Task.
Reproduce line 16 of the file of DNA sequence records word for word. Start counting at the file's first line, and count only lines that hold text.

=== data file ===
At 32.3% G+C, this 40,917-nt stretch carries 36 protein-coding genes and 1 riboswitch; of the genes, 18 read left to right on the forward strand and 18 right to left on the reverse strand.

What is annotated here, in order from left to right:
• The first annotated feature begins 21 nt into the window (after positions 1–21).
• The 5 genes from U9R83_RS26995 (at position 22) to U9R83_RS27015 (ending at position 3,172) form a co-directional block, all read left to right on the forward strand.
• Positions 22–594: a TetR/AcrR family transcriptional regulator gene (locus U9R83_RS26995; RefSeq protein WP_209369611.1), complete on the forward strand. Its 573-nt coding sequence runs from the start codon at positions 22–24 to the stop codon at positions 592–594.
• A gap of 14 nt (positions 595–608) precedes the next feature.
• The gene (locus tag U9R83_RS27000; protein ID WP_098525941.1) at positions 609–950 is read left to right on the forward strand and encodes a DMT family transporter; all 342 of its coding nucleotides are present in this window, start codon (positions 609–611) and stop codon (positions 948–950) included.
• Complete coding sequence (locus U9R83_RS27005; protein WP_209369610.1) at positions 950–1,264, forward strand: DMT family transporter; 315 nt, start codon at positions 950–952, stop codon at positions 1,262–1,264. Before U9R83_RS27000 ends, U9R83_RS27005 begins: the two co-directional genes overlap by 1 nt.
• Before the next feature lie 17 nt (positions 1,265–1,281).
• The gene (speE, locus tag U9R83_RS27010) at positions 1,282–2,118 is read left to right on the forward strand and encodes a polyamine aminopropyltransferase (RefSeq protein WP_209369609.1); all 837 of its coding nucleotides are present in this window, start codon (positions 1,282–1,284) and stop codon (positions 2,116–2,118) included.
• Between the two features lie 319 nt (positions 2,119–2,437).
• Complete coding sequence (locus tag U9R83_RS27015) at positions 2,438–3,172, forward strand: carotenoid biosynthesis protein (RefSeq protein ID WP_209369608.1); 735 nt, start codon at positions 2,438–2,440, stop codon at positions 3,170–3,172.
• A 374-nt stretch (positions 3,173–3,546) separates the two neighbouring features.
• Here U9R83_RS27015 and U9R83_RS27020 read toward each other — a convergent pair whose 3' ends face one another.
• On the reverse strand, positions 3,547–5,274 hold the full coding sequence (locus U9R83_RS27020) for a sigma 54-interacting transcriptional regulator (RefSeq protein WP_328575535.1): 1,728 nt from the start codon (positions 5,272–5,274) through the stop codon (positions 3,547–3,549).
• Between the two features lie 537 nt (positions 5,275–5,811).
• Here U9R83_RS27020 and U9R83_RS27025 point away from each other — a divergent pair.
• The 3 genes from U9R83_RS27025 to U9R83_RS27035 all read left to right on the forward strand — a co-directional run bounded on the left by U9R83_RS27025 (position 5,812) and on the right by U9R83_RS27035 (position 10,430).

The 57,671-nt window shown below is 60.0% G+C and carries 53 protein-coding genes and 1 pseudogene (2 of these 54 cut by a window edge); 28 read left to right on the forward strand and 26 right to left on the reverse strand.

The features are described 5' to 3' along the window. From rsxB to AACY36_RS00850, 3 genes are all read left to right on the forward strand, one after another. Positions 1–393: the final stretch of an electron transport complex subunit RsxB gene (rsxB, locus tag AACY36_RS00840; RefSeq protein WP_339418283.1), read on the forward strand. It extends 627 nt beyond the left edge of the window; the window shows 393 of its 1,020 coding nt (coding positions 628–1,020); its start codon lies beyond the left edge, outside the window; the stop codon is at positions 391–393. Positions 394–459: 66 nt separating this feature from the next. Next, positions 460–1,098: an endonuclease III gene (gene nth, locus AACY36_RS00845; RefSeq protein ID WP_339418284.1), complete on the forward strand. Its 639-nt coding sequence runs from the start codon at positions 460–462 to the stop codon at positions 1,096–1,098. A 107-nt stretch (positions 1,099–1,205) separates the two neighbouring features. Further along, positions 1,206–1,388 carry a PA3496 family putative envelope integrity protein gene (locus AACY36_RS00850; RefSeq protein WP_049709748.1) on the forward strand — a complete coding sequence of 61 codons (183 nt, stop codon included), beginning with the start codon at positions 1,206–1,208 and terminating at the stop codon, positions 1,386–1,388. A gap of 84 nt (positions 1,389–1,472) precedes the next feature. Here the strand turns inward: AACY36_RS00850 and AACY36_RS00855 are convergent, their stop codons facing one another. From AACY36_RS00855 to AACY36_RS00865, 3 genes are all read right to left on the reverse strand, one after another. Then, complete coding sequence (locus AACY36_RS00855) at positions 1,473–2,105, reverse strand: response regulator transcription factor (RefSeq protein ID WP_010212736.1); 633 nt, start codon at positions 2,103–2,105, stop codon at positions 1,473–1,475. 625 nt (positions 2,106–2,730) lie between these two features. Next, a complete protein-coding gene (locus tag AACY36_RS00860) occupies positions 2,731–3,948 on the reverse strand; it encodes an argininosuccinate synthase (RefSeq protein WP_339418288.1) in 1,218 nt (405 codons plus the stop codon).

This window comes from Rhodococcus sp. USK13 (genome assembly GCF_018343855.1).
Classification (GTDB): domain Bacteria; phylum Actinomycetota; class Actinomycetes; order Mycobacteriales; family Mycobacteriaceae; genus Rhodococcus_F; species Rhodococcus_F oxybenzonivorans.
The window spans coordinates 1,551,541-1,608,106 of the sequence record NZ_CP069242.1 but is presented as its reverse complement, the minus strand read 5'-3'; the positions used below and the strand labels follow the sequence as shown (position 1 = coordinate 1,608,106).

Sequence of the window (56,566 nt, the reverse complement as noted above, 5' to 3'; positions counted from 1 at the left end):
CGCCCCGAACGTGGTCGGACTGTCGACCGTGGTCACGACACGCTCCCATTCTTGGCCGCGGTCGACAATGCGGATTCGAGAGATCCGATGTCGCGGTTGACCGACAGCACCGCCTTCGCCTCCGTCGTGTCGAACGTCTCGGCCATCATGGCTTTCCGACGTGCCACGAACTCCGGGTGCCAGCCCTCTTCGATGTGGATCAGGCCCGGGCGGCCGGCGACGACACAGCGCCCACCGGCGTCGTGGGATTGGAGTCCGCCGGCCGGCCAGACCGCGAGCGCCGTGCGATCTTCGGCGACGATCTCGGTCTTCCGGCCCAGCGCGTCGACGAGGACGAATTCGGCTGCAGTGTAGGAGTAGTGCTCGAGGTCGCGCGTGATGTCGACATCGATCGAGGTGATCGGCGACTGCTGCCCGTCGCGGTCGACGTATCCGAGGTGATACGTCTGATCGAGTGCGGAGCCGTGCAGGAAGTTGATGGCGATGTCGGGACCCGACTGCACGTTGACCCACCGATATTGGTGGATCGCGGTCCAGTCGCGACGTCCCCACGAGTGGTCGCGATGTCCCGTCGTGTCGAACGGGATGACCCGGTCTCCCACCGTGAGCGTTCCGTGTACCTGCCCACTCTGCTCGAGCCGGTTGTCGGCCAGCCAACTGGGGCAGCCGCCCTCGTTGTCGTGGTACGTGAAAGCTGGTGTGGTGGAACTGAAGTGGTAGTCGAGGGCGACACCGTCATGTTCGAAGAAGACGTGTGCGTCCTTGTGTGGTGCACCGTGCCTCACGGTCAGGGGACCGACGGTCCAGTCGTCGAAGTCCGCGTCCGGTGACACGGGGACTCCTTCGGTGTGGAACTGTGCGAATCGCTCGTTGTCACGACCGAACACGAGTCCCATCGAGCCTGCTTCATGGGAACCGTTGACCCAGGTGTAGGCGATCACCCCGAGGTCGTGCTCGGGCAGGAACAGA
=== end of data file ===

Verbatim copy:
• Between the two features lie 537 nt (positions 5,275–5,811).